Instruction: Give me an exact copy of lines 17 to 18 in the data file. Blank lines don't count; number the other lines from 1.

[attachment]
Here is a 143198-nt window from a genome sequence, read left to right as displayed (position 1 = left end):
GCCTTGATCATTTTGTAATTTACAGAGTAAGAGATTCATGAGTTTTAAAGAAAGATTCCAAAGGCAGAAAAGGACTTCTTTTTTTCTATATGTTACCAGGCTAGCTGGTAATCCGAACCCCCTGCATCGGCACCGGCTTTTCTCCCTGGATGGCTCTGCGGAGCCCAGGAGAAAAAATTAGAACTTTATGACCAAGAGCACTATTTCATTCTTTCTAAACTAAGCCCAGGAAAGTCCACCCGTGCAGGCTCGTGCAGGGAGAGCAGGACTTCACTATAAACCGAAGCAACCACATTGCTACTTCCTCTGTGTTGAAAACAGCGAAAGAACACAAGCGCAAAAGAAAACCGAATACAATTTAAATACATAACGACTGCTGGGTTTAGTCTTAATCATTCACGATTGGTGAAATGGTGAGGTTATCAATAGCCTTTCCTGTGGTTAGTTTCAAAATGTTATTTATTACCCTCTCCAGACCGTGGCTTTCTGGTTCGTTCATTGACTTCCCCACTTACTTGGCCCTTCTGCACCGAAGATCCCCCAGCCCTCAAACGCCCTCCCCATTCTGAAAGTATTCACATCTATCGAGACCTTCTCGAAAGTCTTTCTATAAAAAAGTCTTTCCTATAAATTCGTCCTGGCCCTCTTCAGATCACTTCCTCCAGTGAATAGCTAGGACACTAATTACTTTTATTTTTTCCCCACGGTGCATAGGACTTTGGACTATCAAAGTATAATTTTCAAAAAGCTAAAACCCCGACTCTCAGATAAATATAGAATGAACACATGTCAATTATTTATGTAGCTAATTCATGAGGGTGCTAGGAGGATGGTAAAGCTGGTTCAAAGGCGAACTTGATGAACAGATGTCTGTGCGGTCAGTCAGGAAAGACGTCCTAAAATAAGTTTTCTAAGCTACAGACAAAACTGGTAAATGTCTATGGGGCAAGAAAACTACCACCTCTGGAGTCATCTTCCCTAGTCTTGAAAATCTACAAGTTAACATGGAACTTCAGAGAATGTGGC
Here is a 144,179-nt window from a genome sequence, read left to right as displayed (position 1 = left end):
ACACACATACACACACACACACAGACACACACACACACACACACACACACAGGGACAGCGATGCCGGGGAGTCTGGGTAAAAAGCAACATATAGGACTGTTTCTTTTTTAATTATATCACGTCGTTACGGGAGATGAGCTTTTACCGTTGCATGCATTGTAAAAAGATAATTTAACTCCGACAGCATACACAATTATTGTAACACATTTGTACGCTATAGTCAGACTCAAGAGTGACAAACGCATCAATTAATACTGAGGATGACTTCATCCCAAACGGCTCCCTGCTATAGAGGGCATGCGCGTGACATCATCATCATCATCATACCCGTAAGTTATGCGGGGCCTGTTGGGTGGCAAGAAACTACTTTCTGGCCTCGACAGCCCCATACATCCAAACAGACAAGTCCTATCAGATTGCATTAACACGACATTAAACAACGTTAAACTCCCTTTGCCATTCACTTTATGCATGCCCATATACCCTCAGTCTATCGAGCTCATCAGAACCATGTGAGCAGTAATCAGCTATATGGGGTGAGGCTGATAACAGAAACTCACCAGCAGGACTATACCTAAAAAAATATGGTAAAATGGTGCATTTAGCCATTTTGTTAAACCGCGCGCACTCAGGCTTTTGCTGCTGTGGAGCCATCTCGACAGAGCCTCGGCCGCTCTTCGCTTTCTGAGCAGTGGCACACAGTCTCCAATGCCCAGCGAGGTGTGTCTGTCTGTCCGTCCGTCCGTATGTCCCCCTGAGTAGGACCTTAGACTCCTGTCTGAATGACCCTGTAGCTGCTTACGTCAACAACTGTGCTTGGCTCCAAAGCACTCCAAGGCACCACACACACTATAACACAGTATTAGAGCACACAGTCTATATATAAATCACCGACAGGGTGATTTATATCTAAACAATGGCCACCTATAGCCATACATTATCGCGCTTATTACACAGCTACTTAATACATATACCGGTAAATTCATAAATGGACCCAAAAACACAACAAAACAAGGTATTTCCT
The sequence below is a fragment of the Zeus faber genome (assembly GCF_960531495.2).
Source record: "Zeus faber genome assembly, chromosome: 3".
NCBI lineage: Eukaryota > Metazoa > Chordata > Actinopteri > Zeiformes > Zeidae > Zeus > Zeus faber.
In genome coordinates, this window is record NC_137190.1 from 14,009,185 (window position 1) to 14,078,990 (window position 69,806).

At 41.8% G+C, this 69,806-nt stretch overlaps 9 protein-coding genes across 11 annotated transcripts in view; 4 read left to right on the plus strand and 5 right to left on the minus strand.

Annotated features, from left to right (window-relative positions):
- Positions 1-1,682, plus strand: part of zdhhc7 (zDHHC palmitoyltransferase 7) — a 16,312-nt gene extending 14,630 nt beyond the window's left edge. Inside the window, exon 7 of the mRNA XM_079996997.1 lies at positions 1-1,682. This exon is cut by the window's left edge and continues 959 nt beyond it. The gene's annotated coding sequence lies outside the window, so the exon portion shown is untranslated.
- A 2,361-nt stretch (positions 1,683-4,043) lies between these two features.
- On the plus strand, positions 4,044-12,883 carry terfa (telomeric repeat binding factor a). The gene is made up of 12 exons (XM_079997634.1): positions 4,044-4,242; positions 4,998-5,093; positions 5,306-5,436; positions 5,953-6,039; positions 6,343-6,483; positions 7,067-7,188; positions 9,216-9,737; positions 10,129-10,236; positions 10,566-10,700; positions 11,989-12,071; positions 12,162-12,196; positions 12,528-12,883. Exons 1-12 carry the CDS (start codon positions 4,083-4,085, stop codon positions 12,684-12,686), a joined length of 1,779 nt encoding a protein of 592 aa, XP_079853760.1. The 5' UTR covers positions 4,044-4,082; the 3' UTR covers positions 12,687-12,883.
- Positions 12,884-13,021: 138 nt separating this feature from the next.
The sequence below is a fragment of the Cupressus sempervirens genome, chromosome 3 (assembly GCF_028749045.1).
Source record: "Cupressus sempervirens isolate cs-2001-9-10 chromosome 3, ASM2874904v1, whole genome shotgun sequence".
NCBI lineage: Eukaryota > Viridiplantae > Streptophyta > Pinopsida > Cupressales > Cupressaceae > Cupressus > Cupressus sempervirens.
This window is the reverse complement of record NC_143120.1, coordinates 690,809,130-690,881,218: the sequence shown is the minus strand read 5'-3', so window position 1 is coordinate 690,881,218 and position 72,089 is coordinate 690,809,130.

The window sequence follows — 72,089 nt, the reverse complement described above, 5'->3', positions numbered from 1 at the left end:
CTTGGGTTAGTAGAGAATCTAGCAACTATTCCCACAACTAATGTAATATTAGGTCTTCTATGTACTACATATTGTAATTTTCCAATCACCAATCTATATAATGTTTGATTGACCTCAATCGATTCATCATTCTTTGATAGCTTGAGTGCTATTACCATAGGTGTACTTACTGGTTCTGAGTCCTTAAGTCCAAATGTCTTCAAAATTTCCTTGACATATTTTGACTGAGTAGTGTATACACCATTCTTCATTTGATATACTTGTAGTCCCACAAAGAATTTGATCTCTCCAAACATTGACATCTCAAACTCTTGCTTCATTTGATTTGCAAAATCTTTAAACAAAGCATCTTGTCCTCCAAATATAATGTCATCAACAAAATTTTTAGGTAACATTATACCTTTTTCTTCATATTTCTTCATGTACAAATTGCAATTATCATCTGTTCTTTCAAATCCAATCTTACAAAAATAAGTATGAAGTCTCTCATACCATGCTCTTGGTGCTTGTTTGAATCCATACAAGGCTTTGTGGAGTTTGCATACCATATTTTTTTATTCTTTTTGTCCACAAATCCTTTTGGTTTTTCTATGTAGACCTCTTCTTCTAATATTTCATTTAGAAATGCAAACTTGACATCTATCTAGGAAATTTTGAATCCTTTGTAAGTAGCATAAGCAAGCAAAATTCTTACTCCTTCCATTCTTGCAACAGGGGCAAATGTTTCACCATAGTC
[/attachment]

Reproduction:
NCBI lineage: Eukaryota > Viridiplantae > Streptophyta > Pinopsida > Cupressales > Cupressaceae > Cupressus > Cupressus sempervirens.
This window is the reverse complement of record NC_143120.1, coordinates 690,809,130-690,881,218: the sequence shown is the minus strand read 5'-3', so window position 1 is coordinate 690,881,218 and position 72,089 is coordinate 690,809,130.